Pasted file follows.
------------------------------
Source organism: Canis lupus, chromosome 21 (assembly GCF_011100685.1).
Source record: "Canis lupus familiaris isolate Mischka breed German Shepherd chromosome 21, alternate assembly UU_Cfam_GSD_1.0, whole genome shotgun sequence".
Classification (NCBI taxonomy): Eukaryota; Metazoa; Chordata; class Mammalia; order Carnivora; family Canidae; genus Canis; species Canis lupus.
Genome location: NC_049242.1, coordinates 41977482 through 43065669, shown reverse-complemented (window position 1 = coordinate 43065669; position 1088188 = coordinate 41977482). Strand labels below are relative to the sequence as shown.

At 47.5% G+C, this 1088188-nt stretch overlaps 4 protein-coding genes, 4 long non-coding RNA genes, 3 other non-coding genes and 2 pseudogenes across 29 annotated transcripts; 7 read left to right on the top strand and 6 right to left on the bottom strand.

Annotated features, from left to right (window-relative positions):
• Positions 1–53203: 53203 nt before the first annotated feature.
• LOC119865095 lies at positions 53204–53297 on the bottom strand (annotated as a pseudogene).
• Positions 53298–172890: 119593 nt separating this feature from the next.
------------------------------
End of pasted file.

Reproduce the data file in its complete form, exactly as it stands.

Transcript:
Source organism: Canis lupus, chromosome 21 (assembly GCF_011100685.1).
Source record: "Canis lupus familiaris isolate Mischka breed German Shepherd chromosome 21, alternate assembly UU_Cfam_GSD_1.0, whole genome shotgun sequence".
Classification (NCBI taxonomy): Eukaryota; Metazoa; Chordata; class Mammalia; order Carnivora; family Canidae; genus Canis; species Canis lupus.
Genome location: NC_049242.1, coordinates 41977482 through 43065669, shown reverse-complemented (window position 1 = coordinate 43065669; position 1088188 = coordinate 41977482). Strand labels below are relative to the sequence as shown.

At 47.5% G+C, this 1088188-nt stretch overlaps 4 protein-coding genes, 4 long non-coding RNA genes, 3 other non-coding genes and 2 pseudogenes across 29 annotated transcripts; 7 read left to right on the top strand and 6 right to left on the bottom strand.

Annotated features, from left to right (window-relative positions):
• Positions 1–53203: 53203 nt before the first annotated feature.
• LOC119865095 lies at positions 53204–53297 on the bottom strand (annotated as a pseudogene).
• Positions 53298–172890: 119593 nt separating this feature from the next.